The FA Trophy is a knockout tournament held each season for non-league teams with professional players. Generally, this involves sides from the National League, National Leagues North and South, the Northern Premier League, Southern Leagues and the Isthmian League.
Much like the EFL Trophy gives lower league teams in the English Football League a chance to play at Wembley and win silverware, the FA Trophy provides non-league and semi-professional teams with an opportunity of lifting a cup at the national stadium.
The FA Trophy was launched in the 1969/70 season when Macclesfield Town, who were competing in the Northern Premier League, were victorious. They went on to complete a league and cup double. Their opponents that day, Telford United, are the cup’s most successful side with three wins in five finals but the club was dissolved after falling into bankruptcy, being reborn as AFC Telford United.
FA Trophy Winners By Year
|2019–20||Harrogate Town||1–0||Concord Rangers|
|2018–19||AFC Fylde||1–0||Leyton Orient|
|2016–17||York City||3–2||Macclesfield Town|
|2015–16||FC Halifax Town||1–0||Grimsby Town|
|2014–15||North Ferriby United||3–3||Wrexham|
|2013–14||Cambridge United||4–0||Gosport Borough|
|2011–12||York City||2–0||Newport County|
|2008–09||Stevenage Borough||2–0||York City|
|2007–08||Ebbsfleet United||1–0||Torquay United|
|2006–07||Stevenage Borough||3–2||Kidderminster Harriers|
|2004–05||Grays Athletic||1–1||Hucknall Town|
|2003–04||Hednesford Town||3–2||Canvey Island|
|2001–02||Yeovil Town||2–0||Stevenage Borough|
|2000–01||Canvey Island||1–0||Forest Green Rovers|
|1998–99||Kingstonian||1–0||Forest Green Rovers|
|1996–97||Woking||1–0||Dagenham & Redbridge|
|1995–96||Macclesfield Town||3–1||Northwich Victoria|
|1991–92||Colchester United||3–1||Witton Albion|
|1990–91||Wycombe Wanderers||2–1||Kidderminster Harriers|
|1988–89||Telford United||1–0||Macclesfield Town|
|1986–87||Kidderminster Harriers||2–1||Burton Albion|
|1983–84||Northwich Victoria||2–1||Bangor City|
|1982–83||Telford United||2–1||Northwich Victoria|
|1980–81||Bishop’s Stortford||1–0||Sutton United|
|1978–79||Stafford Rangers||2–0||Kettering Town|
|1970–71||Telford United||3–2||Hillingdon Borough|
|1969–70||Macclesfield Town||2–0||Telford United|
The FA Trophy may be a piece of silverware you are vaguely aware of but many football fans have little idea how exactly it works. Although far from the most prestigious cup a team can claim in the whole of England, it is still a big deal for the 300+ plus teams that attempt to win the prize each year. These competing teams come from between the fifth and eighth tiers of English football, so the first four steps of the National League System, which is below the English Football League (EFL) which in turn is below the Premier League.
With 310 teams all gunning for cup glory each year, the FA Trophy doesn’t have the most straightforward of structures. Although we provided a concise, written overview below, you may find it easier to digest the information by seeing the tournament format as a table.
FA Trophy Round by Round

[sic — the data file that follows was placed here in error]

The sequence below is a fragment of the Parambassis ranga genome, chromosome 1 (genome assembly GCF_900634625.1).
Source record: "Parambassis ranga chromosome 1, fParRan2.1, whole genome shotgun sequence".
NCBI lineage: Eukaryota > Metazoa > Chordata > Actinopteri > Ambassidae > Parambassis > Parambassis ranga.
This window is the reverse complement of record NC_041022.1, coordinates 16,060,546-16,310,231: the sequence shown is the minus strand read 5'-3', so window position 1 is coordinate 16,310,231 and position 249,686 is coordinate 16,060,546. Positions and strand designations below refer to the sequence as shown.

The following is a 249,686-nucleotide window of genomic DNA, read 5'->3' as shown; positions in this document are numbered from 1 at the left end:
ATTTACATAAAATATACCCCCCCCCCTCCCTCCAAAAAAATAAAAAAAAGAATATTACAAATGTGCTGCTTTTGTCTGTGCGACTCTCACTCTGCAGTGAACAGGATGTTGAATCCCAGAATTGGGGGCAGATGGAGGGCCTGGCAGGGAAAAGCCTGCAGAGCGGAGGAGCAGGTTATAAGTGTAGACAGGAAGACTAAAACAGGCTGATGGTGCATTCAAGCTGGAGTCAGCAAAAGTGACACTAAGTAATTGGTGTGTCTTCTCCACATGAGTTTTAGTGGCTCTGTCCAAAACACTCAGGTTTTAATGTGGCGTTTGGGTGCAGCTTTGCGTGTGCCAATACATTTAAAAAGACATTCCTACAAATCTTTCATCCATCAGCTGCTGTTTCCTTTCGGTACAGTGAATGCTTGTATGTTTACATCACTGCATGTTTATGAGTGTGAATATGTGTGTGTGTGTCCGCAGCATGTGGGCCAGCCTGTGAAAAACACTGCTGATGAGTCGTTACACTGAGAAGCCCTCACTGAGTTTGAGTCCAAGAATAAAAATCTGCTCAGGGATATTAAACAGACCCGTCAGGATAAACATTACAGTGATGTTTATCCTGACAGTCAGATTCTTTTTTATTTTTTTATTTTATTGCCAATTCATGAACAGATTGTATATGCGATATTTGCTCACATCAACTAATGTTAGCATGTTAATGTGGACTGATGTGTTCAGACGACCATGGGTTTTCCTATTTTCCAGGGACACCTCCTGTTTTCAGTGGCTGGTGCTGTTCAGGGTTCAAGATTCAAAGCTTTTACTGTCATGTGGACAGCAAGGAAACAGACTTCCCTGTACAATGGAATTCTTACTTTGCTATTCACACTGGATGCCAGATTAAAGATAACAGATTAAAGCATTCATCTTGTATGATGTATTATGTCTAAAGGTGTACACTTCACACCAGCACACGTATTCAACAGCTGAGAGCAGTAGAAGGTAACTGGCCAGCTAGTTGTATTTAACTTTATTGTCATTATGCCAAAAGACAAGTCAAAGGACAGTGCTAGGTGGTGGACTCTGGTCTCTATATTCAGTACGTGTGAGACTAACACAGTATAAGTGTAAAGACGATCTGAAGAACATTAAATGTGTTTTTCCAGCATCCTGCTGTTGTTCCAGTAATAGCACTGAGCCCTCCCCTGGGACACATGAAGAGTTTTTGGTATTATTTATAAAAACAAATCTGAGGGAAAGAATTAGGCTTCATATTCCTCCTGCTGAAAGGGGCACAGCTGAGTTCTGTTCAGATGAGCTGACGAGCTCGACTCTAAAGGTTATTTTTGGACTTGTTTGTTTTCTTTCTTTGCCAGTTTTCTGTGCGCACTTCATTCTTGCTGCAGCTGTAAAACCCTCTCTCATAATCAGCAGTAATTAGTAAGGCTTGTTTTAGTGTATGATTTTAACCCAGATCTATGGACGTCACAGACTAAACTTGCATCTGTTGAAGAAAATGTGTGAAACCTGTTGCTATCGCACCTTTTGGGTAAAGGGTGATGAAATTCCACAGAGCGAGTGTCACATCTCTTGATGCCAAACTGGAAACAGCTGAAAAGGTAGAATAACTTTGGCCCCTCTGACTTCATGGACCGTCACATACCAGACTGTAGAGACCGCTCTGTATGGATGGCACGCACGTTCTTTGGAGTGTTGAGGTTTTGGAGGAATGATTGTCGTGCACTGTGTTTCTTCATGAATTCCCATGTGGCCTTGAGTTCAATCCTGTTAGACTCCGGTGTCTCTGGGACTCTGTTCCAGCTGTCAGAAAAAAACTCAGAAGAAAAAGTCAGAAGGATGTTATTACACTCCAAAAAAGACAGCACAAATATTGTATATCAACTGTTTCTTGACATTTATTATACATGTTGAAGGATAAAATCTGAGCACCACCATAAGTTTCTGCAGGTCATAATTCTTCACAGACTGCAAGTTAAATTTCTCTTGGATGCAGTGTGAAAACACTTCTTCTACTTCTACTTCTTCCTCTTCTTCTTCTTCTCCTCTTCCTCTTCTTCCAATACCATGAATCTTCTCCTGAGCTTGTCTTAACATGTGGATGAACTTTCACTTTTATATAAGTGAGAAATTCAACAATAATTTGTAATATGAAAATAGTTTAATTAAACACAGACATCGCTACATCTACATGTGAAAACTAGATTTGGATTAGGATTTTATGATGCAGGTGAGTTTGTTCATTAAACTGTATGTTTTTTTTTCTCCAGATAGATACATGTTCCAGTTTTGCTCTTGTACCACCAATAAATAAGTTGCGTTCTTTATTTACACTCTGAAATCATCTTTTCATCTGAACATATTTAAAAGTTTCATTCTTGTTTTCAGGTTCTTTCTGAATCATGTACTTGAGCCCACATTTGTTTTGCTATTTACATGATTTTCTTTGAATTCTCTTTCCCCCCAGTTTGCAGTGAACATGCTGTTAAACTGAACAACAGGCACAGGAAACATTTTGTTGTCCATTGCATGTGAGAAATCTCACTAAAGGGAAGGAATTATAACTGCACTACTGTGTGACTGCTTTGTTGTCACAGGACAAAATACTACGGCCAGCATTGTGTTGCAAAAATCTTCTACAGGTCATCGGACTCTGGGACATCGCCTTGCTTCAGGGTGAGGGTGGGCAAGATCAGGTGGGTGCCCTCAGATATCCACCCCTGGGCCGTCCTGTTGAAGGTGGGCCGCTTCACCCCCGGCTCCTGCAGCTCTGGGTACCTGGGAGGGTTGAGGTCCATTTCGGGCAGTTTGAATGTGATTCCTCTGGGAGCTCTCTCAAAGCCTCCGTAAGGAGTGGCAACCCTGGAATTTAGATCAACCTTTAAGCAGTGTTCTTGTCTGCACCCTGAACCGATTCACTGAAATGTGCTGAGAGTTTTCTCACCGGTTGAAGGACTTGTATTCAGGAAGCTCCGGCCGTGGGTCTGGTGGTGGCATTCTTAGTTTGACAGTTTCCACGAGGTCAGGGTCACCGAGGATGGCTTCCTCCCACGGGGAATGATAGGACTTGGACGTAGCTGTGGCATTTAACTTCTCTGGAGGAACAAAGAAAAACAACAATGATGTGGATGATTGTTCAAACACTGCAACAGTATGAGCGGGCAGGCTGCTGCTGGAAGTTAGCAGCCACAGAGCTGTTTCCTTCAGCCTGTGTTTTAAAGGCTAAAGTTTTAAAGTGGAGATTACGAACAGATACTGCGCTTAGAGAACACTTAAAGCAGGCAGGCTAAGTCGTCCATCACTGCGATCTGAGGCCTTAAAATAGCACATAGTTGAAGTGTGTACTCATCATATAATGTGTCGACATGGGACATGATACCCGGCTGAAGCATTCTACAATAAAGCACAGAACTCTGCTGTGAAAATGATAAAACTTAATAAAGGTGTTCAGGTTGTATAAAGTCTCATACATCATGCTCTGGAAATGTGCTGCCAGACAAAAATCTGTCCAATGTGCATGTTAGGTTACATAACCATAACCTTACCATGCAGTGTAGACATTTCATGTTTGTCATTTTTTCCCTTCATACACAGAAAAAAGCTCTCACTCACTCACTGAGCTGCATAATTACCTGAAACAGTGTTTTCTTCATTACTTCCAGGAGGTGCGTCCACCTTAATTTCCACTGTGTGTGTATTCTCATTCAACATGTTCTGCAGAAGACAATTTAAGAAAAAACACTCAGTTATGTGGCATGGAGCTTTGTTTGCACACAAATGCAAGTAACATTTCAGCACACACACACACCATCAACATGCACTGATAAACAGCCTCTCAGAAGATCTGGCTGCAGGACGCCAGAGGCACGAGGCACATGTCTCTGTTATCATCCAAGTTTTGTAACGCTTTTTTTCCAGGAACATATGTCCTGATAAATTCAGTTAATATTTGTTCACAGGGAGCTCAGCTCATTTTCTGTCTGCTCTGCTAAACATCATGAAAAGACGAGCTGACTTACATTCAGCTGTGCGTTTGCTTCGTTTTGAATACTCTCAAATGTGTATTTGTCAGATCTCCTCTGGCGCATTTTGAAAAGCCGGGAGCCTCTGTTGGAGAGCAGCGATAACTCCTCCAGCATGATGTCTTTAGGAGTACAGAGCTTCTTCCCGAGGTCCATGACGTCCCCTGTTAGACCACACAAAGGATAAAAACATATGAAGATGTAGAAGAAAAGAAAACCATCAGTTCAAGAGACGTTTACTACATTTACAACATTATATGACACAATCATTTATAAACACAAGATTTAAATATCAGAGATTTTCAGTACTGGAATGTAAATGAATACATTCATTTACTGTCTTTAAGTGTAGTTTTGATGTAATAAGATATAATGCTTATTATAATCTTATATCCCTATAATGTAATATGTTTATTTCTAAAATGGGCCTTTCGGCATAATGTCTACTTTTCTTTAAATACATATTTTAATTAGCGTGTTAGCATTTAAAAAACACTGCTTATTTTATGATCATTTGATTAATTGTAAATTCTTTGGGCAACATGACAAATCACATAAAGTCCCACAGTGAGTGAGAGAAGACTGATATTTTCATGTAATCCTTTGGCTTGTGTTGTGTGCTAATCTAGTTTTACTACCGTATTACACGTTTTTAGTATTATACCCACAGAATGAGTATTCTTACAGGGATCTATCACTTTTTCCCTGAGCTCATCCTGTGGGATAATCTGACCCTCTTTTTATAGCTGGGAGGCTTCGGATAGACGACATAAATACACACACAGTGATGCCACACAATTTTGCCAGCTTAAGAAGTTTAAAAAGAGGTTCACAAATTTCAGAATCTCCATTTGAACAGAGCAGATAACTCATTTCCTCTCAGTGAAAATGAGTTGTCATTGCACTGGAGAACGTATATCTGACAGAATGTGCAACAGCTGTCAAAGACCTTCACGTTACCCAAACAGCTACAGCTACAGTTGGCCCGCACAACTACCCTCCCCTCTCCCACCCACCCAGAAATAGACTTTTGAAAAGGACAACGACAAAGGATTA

|Round||Teams Entering (Tier)||Fixtures||Teams Remaining|
|First Qualifying||38 (Tier 8)||19||291|
|Second Qualifying||119 (Tier 8)||69||222|
|Third Qualifying||87 (Tier 7)||78||144|
|Second Round||43 (Tier 6)||41||64|
|Third Round||23 (Tier 5)||32||32|
Before we get into what is known as the first round proper, the FA Trophy features three qualifying rounds reserved for the lowest tier sides. The first round of qualification involves 38 teams drawn from the eighth tier of English football to create 19 knockout matches. As the eighth tier spans six divisions, this is only a fraction of possible sides but some have to start a round earlier for the structure to function properly.
The remaining eighth tier sides, of which there are 119, join the 19 winners from the previous round in second round qualifying. With 69 fixtures to be played, this is the second busiest round of the competition. The biggest, however, is the third and final qualification round as not only do the 69 round two winners progress but this is when the 79 seventh tier sides join the competition. The draw is not entirely random by this point as during qualification rounds, and the first round proper, the draw is regionalised to reduced travel costs. Only when clubs reach the second round is a draw against any other side a possibility.
When the three qualification rounds are done and dusted and there are 78 teams left standing, this is when the competition formally begins. The draw is usually made around early November and it does not see the addition of any fresh teams. Instead, the 78 survivalists from the qualification rounds are randomly paired up for yet another winner takes all bout. The 39 teams that prevail progress to the second round proper and at this stage the 43 teams from the sixth tier of English football make their first appearance in the competition.
This means there are 41 second round fixtures to be played and subsequently 41 winners that make it to the third round proper. During the third round, we see the last batch of new entrants to the competition as here the 23 National League clubs are added into the draw. This very conveniently creates 64 teams, a number which when halved enough times will end with just two who will meet in the final.